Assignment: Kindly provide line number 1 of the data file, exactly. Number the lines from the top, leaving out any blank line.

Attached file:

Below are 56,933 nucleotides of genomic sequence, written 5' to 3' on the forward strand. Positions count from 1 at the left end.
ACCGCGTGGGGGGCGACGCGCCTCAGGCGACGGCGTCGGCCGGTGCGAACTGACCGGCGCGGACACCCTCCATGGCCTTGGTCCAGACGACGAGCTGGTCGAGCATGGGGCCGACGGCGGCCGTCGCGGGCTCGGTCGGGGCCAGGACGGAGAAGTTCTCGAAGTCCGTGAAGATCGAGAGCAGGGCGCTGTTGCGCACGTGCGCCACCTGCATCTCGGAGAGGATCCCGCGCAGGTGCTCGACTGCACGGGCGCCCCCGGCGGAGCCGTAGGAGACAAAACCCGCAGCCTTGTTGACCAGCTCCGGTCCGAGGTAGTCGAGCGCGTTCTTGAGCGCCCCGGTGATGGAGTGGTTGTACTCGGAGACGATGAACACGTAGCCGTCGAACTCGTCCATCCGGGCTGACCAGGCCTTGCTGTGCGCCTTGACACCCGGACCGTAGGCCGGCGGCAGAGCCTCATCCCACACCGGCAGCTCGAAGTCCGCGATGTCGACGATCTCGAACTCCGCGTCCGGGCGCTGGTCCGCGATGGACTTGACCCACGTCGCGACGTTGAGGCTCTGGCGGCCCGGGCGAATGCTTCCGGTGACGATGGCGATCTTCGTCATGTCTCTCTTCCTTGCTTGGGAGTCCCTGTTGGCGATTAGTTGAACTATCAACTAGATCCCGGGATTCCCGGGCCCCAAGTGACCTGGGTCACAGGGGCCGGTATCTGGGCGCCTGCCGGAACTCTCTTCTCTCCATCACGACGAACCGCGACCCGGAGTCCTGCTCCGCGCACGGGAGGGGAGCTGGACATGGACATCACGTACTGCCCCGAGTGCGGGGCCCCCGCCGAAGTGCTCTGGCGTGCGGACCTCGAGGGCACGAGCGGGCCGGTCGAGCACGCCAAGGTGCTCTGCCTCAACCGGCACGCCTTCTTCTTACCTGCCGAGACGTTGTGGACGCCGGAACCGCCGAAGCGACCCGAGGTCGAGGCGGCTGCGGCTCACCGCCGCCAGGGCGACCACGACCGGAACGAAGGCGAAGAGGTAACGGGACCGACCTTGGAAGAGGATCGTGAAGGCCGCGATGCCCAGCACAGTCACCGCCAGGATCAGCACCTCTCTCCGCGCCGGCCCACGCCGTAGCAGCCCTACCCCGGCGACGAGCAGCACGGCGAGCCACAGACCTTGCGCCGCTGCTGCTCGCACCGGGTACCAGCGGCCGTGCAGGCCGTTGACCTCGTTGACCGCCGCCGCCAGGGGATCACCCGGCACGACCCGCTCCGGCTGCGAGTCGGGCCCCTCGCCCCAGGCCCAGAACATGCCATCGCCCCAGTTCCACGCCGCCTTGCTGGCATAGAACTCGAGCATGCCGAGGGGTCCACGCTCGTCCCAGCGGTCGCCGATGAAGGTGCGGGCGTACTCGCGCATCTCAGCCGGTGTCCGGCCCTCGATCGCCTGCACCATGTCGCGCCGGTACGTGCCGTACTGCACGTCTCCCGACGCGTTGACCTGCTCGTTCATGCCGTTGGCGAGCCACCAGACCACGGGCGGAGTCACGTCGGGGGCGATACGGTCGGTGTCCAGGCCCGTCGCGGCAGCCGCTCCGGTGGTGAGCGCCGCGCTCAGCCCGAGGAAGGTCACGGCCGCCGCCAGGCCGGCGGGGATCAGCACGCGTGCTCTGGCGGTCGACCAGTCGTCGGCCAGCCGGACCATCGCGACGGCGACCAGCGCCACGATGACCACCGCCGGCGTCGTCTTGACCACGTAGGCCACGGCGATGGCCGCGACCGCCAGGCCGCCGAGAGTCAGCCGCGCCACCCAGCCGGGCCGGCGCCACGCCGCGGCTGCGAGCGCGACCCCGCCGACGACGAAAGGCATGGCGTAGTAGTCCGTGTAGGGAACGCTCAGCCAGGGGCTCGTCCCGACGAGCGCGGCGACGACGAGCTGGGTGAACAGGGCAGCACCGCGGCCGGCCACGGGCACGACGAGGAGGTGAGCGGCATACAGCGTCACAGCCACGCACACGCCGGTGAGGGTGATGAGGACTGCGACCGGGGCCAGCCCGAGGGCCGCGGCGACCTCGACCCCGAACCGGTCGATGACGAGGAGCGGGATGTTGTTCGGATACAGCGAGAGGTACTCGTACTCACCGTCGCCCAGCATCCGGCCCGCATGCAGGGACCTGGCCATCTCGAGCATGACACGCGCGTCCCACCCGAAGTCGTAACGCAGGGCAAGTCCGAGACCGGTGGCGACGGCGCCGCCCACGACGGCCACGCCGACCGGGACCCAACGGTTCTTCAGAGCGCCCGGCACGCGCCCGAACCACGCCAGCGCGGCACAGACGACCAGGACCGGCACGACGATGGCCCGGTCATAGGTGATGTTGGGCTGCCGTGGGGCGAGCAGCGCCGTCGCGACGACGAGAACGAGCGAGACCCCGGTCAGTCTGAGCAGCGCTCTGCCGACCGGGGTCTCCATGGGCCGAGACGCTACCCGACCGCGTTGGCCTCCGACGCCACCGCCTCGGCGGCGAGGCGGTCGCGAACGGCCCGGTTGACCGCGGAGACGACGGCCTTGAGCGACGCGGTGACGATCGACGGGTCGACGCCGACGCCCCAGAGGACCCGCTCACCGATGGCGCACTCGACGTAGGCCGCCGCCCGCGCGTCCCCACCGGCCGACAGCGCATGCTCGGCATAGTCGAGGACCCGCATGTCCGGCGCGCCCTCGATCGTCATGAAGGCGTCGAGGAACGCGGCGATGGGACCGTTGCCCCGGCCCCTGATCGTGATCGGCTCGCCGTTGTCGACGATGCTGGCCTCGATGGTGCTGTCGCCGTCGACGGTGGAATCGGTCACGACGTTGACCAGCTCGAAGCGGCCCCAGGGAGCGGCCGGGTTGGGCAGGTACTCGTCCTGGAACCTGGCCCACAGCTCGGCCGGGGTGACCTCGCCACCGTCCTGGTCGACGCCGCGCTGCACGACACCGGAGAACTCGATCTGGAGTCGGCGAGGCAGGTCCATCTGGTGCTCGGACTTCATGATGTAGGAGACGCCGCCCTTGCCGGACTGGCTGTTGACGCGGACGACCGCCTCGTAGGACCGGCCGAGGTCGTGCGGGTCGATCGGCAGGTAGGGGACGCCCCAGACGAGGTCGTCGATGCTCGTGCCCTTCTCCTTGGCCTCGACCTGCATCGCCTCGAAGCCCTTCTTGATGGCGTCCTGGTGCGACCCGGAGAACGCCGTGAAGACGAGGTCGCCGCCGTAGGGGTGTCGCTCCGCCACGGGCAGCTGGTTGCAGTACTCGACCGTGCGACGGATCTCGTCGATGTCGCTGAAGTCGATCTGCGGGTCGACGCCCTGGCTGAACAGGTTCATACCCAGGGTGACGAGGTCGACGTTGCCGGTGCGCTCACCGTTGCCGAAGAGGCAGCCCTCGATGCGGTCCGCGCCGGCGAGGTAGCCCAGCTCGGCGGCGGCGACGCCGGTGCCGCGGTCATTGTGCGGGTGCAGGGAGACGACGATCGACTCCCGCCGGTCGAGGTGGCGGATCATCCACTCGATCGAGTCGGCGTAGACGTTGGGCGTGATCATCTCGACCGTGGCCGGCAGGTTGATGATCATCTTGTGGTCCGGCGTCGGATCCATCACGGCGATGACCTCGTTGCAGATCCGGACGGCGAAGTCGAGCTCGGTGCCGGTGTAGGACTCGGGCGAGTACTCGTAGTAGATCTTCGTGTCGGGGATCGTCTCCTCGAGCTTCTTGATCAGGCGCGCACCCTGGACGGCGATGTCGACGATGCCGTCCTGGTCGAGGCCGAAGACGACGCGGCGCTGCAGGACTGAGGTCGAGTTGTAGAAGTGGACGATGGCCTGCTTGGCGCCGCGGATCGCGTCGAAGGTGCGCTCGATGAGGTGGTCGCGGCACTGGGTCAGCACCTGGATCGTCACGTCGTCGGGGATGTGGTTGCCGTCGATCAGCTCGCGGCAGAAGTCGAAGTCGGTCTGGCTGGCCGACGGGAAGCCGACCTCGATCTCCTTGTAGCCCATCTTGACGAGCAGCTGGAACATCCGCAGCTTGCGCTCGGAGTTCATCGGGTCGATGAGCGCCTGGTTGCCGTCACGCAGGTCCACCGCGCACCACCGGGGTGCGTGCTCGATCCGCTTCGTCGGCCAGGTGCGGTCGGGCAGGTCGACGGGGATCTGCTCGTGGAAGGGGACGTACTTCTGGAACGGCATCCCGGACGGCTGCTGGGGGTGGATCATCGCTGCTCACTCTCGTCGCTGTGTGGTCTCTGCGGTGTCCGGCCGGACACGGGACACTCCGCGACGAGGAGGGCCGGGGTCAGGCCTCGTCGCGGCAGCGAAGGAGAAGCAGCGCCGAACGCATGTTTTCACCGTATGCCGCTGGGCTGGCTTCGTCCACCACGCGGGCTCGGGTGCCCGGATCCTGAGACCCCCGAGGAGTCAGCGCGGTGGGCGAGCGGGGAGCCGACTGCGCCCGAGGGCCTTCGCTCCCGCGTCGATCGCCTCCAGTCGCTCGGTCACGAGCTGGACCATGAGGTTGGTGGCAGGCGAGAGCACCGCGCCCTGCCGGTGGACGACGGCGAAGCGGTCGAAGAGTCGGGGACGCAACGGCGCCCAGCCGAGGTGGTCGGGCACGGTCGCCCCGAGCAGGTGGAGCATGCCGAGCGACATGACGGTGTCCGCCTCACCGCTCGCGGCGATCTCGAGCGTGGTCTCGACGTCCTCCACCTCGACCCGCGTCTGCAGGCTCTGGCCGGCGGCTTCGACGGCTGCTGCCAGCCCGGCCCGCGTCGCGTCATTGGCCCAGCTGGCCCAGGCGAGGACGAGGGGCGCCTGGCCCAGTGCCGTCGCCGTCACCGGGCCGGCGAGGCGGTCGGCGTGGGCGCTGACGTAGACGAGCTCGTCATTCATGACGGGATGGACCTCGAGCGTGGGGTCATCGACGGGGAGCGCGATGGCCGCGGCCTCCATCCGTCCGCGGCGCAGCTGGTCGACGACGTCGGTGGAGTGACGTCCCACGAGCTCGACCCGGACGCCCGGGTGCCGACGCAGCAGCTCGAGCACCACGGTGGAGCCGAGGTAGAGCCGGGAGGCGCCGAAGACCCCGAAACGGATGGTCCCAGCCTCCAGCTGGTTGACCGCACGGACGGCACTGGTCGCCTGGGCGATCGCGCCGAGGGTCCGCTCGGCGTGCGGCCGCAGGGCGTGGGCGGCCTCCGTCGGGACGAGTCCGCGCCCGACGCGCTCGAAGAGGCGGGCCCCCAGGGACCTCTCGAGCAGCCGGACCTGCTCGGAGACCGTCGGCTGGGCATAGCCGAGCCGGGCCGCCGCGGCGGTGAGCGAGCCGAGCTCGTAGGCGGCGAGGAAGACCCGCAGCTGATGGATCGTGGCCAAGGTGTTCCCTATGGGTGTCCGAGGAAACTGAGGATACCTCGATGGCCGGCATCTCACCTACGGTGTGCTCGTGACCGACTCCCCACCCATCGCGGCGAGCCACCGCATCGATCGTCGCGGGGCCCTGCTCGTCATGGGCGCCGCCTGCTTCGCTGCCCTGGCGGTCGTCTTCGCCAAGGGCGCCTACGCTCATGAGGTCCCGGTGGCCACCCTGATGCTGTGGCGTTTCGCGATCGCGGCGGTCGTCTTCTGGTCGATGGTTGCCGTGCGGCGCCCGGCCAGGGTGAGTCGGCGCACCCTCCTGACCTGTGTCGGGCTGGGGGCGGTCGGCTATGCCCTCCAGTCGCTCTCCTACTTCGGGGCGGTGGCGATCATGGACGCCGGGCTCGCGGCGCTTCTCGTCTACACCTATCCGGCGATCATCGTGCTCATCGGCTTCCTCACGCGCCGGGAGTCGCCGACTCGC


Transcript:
Below are 56,933 nucleotides of genomic sequence, written 5' to 3' on the forward strand. Positions count from 1 at the left end.